Skip to content
opseu_news.jpg

Solidarity with striking Labatt workers

We the North
Share on facebook
Share on twitter
Share on email

Standing your ground against a multi-billion dollar corporation isn't easy. But that's exactly what 45 workers in St. John's, Newfoundland have been doing for almost six months.

As members of NUPGE, OPSEU is proud to stand in solidarity with these workers.

NAPE members on strike against concessionary bargaining by multi-billion dollar corporation, AB InBev

Workers at the Labatt factory, owned by Anheuser-Busch InBev (AB InBev), have been on strike since April 10 over dramatic concessions presented at the bargaining table. Despite generating $39.8 billion in revenue in 2012, AB InBev decided it would turn its attention to the small Newfoundland bargaining unit to institute a new global bargaining agenda which would become the base standard for Labatt workers across the globe. These members of the Newfoundland and Labrador Association of Public and Private Employees (NAPE/NUPGE) said no. They have been loyal, hard-working employees for this company, some for decades, and but they refused to be bullied into giving up hard fought for working conditions.

"They knew they weren't just saying no for themselves, or their families," said James Clancy, National President of the National Union of Public and General Employees (NUPGE). "When they struck, they went out for every beer worker in Canada and internationally. The international community has recognized this sacrifice and responded with incredible solidarity."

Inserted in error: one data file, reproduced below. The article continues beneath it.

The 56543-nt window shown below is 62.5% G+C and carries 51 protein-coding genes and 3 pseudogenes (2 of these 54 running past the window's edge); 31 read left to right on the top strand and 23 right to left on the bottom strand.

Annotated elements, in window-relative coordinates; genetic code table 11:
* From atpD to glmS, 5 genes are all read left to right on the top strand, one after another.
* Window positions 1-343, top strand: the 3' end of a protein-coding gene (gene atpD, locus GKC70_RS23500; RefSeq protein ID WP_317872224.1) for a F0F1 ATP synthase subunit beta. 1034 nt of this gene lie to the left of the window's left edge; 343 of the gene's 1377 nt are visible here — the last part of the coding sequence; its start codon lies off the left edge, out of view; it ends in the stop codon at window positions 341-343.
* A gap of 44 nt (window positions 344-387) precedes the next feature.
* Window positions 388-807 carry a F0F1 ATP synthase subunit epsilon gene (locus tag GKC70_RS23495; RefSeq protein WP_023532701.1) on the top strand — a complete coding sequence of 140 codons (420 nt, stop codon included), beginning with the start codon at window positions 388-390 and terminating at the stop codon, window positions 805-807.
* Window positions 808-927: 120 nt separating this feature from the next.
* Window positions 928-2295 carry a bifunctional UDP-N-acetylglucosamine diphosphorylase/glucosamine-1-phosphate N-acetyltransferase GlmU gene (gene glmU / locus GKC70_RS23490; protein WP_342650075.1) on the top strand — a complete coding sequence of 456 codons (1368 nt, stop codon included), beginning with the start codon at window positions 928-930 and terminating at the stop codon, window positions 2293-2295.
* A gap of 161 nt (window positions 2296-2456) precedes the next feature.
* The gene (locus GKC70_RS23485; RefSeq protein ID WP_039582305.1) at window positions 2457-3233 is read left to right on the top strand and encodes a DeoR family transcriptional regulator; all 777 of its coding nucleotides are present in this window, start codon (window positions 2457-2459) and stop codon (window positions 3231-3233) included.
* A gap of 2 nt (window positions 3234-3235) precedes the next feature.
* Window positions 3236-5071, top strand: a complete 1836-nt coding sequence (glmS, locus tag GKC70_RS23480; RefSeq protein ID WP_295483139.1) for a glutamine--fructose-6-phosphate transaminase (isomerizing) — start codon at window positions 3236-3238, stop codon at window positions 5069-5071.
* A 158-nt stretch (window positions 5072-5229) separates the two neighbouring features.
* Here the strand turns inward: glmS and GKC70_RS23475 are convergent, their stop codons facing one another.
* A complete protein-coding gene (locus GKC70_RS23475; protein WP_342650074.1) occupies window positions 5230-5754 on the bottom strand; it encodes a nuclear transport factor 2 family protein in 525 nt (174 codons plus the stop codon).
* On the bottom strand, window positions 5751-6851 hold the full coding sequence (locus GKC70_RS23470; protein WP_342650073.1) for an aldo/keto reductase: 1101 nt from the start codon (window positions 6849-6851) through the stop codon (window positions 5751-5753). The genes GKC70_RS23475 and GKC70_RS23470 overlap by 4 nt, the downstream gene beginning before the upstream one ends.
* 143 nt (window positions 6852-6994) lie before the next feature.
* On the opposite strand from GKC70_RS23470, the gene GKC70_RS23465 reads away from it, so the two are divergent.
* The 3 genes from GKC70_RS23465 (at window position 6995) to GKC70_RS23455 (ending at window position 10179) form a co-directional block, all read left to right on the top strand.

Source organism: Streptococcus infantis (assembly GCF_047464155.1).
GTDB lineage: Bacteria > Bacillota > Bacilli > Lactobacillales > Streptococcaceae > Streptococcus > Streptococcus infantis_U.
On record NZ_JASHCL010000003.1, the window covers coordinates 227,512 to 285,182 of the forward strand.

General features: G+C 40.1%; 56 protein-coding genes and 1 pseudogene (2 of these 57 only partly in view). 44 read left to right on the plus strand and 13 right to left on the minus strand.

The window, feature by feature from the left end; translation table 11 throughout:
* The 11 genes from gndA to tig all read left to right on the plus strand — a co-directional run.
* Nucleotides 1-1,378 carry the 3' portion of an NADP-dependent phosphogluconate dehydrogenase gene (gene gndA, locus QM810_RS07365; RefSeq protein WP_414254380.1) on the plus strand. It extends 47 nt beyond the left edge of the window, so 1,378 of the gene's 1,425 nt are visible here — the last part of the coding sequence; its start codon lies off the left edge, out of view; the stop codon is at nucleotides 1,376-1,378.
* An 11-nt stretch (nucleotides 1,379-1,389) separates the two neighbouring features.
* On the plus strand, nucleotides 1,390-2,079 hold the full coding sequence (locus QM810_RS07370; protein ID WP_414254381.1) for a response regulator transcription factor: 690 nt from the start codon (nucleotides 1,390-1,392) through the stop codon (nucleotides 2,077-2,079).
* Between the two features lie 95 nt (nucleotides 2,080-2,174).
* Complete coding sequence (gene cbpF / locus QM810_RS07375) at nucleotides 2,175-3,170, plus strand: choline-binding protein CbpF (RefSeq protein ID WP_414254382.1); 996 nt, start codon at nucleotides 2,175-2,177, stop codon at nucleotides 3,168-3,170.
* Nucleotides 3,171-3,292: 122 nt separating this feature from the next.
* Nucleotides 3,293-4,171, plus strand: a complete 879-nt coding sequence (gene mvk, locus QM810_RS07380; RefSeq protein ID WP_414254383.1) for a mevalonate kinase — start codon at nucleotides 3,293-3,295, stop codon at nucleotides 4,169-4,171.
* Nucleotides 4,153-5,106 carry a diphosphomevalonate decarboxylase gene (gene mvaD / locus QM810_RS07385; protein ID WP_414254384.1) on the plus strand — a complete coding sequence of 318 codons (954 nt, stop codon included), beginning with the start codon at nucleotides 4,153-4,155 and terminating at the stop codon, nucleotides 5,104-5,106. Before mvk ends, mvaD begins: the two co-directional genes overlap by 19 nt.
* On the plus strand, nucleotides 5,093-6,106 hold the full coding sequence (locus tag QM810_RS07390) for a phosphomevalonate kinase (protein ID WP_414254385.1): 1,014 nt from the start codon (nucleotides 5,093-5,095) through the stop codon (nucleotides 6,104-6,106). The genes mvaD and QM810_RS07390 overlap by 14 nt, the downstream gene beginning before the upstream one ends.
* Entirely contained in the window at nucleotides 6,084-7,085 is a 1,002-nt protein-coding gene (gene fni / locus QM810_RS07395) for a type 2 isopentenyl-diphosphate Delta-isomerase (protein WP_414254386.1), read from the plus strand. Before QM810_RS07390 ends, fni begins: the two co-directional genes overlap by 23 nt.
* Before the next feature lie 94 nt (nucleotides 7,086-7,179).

340,000 NUPGE members stand in solidarity with striking workers

The National Union, through LabourStart Canada, coordinated an email writing campaign directed at the management of Labatt and InBev. Over 10,000 emails were sent to demand that the company stop using scab labour at the plant and get back to the table to bargain a fair agreement.

On October 1, during a meeting in Halifax, the NUPGE National Executive Board met to produce a solidarity video for the strikers.

"Striking is one of the most difficult decisions a worker can make," Clancy continued. "We want to show respect and thanks to those workers who have taken this step. The 340,000 NUPGE members across the country are with you in this struggle, and we will continue working with you to get this employer back to the table to get a fair and decent contract."